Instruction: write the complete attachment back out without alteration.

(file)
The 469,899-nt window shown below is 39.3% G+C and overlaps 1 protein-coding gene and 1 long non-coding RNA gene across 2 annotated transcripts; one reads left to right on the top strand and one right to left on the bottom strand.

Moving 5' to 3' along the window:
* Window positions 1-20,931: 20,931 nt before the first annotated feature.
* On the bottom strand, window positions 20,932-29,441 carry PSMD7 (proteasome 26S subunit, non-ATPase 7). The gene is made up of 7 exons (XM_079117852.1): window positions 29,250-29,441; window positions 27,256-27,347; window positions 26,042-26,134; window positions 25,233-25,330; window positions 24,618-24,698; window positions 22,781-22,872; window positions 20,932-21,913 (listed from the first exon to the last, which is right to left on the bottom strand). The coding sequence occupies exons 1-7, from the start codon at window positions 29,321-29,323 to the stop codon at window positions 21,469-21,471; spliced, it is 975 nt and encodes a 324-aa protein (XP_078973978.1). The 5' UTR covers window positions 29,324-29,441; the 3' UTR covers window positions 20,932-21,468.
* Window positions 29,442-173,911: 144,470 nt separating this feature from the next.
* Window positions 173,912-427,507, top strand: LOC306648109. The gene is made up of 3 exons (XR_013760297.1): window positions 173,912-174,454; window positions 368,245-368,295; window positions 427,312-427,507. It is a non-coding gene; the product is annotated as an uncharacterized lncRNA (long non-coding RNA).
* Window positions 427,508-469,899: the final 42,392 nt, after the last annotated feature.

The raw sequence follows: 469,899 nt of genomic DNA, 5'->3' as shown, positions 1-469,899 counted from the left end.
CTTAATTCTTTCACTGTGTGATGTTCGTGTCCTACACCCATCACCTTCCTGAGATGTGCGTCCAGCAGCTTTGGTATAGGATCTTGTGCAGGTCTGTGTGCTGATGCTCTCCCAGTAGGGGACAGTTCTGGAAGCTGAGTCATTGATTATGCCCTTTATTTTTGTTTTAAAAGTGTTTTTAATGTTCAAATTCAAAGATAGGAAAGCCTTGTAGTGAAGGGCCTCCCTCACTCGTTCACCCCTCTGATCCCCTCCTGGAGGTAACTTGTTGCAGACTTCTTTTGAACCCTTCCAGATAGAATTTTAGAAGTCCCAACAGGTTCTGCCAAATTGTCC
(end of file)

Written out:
The 469,899-nt window shown below is 39.3% G+C and overlaps 1 protein-coding gene and 1 long non-coding RNA gene across 2 annotated transcripts; one reads left to right on the top strand and one right to left on the bottom strand.

Moving 5' to 3' along the window:
* Window positions 1-20,931: 20,931 nt before the first annotated feature.
* On the bottom strand, window positions 20,932-29,441 carry PSMD7 (proteasome 26S subunit, non-ATPase 7). The gene is made up of 7 exons (XM_079117852.1): window positions 29,250-29,441; window positions 27,256-27,347; window positions 26,042-26,134; window positions 25,233-25,330; window positions 24,618-24,698; window positions 22,781-22,872; window positions 20,932-21,913 (listed from the first exon to the last, which is right to left on the bottom strand). The coding sequence occupies exons 1-7, from the start codon at window positions 29,321-29,323 to the stop codon at window positions 21,469-21,471; spliced, it is 975 nt and encodes a 324-aa protein (XP_078973978.1). The 5' UTR covers window positions 29,324-29,441; the 3' UTR covers window positions 20,932-21,468.
* Window positions 29,442-173,911: 144,470 nt separating this feature from the next.
* Window positions 173,912-427,507, top strand: LOC306648109. The gene is made up of 3 exons (XR_013760297.1): window positions 173,912-174,454; window positions 368,245-368,295; window positions 427,312-427,507. It is a non-coding gene; the product is annotated as an uncharacterized lncRNA (long non-coding RNA).
* Window positions 427,508-469,899: the final 42,392 nt, after the last annotated feature.

The raw sequence follows: 469,899 nt of genomic DNA, 5'->3' as shown, positions 1-469,899 counted from the left end.
CTTAATTCTTTCACTGTGTGATGTTCGTGTCCTACACCCATCACCTTCCTGAGATGTGCGTCCAGCAGCTTTGGTATAGGATCTTGTGCAGGTCTGTGTGCTGATGCTCTCCCAGTAGGGGACAGTTCTGGAAGCTGAGTCATTGATTATGCCCTTTATTTTTGTTTTAAAAGTGTTTTTAATGTTCAAATTCAAAGATAGGAAAGCCTTGTAGTGAAGGGCCTCCCTCACTCGTTCACCCCTCTGATCCCCTCCTGGAGGTAACTTGTTGCAGACTTCTTTTGAACCCTTCCAGATAGAATTTTAGAAGTCCCAACAGGTTCTGCCAAATTGTCC